With digital radio’s integration with Bluetooth, it’s also much easier now to connect radios with other devices such as computers and smartphones.

Another vital development in digital radio technology has been the ability to provide greater safety for staff through advancements like GPS tracking.

two-way radio

One example I often use to illustrate the impact of digital radio in Australia is Wilson. You may know them as that parking company, but Wilson also operates a security company with more than 3000 security officers, a large fleet of patrol vehicles and three operations support centres located in Sydney, Melbourne and Perth.

Keeping assets and people secure involves having effective staff on the ground. Therefore, for a company like Wilson, the challenge of managing and supporting security staff to not only keep the day-to-day security function flowing but also be able to support the response to incidents effectively is critical.

As long-standing users of two-way radios, the company moved to a digital radio platform to help its transition to new lines of business, improve efficiencies and reduce costs in an increasingly competitive market.

In doing so, digital radio helped to integrate the different divisions of the company, from field personnel to front-desk sales staff, and provided a secure system that eliminated eavesdropping from unwanted parties.

The digital platform and the simplicity of design - one simple push-to-talk button and easily graspable form factor, for example - means that the digital radio will remain a staple of the security industry for decades to come. Not only that, the significant advantages and functionality now made possible by the shift to digital means it is ideal for myriad sectors such as light and heavy manufacturing, security, transport and logistics, hospitality and public service among others.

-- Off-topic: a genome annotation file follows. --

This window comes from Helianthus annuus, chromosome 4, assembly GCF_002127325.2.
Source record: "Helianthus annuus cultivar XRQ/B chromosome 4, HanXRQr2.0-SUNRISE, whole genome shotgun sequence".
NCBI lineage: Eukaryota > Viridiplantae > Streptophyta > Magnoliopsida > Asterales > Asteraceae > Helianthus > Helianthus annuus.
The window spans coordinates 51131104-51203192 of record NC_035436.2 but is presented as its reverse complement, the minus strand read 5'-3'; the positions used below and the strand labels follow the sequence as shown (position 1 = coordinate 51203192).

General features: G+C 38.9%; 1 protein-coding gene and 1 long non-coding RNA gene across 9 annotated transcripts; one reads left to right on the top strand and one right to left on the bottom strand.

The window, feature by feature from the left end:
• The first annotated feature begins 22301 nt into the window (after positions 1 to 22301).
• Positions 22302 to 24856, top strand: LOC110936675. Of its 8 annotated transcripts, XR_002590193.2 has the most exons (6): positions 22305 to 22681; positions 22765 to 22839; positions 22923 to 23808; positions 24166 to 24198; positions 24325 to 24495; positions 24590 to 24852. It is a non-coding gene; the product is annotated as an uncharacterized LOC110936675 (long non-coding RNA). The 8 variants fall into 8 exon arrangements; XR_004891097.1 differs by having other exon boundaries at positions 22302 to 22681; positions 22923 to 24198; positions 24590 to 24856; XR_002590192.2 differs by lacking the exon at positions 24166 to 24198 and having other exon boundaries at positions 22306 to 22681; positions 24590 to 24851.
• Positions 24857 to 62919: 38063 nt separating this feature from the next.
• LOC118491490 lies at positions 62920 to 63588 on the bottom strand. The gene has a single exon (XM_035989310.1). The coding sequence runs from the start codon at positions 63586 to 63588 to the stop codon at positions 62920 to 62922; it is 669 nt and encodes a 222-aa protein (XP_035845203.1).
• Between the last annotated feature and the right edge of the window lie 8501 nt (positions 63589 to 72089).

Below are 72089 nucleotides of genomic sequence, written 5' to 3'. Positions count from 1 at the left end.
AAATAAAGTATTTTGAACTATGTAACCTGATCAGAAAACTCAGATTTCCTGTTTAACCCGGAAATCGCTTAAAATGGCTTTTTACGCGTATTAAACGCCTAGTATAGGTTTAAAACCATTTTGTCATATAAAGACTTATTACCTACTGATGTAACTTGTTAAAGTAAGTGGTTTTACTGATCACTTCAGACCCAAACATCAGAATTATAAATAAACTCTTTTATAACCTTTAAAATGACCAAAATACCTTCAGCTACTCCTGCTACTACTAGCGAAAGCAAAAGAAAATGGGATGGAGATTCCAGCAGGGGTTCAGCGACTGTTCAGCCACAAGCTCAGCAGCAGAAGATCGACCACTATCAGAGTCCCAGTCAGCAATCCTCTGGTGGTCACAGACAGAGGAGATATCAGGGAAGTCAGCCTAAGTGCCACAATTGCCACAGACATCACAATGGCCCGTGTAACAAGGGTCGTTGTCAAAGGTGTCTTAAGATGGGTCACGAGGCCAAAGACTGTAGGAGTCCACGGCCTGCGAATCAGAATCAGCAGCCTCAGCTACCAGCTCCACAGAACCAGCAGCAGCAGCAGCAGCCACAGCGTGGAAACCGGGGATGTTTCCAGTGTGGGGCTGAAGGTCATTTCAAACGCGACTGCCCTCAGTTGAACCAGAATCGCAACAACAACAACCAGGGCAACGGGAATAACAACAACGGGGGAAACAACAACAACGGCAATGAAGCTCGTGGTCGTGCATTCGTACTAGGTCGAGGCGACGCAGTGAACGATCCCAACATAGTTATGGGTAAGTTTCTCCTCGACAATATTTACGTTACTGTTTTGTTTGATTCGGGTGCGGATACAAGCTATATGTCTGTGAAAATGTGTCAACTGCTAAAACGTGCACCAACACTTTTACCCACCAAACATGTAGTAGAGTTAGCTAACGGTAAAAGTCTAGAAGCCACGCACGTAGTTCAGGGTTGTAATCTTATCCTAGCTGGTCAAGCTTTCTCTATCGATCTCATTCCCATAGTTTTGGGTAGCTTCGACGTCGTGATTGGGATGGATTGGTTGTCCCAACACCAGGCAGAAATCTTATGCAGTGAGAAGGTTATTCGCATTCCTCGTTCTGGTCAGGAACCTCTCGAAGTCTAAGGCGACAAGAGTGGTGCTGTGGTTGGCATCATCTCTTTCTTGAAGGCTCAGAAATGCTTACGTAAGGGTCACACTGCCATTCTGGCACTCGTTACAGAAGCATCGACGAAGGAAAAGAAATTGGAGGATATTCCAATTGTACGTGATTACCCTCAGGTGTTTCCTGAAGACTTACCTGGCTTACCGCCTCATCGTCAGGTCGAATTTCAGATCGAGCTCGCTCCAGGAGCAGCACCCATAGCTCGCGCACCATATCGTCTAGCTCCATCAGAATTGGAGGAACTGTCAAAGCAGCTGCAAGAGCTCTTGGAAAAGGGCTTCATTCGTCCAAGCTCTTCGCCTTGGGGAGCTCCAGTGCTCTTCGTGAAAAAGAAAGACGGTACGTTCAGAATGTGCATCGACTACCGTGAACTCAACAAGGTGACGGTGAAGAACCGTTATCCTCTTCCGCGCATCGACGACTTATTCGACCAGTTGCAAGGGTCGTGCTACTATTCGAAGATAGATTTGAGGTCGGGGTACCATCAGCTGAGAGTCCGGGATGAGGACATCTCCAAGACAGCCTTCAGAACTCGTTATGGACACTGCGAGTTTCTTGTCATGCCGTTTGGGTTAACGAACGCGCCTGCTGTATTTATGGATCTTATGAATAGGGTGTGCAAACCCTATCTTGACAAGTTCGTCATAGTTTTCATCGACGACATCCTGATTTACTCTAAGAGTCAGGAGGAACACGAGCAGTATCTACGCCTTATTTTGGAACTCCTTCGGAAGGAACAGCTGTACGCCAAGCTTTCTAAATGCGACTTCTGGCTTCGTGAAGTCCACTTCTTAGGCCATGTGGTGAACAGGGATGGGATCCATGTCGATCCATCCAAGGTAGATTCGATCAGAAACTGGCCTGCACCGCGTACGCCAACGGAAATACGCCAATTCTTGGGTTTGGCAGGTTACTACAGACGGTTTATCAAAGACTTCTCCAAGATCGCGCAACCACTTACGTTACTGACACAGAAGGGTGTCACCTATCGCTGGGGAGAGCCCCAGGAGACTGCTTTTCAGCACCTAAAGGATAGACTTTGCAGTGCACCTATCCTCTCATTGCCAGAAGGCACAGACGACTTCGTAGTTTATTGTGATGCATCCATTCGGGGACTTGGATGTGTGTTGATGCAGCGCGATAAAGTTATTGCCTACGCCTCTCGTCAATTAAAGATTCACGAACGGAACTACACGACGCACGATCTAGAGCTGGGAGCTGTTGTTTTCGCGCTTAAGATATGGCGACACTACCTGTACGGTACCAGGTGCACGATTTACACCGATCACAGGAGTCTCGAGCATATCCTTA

Digital radios feature an emergency button that can be used to easily notify the support centres of an issue, particularly important for personnel working long shifts in often-deserted parking lots out of normal office hours.

Organisations like Wilson also rely on digital radio features like GPS tracking to monitor staff welfare. The ability to let a superviser know where you are at critical times (for example, when pursuing an offender) is invaluable from an occupational health and safety perspective.

Sometimes where a voice call is not an option, text to multiple recipients can be sent directly from a digital radio receiver, also particularly useful in an emergency situation.

Digital radio also makes more simultaneous talking paths possible, and information such as unit ID, status buttons and enhanced text messages can be programmed into a single digital radio channel.

Digital signals can be handled by standardised antenna systems and existing infrastructure equipment, requiring less capital investment than is commonly assumed. In addition, the digital conversion of a user’s voice reduces external background noises, so the platform is ideal for reducing environmental noise levels during transmission.

Lastly, digital radio provides a migration path that allows for simultaneous use of digital and analog radios. This means that existing investments in analog systems can be recouped and extended while the transition takes place.

The shift to digital radio won’t happen overnight, and in some industries may not happen at all. As with any technology, there’s no one-size-fits-all solution. For most professional industries, radio is the preferred communication device; and digital technology means radio can deliver many of the benefits of today’s smartphones without any of the smartphone’s consumer-oriented shortcomings.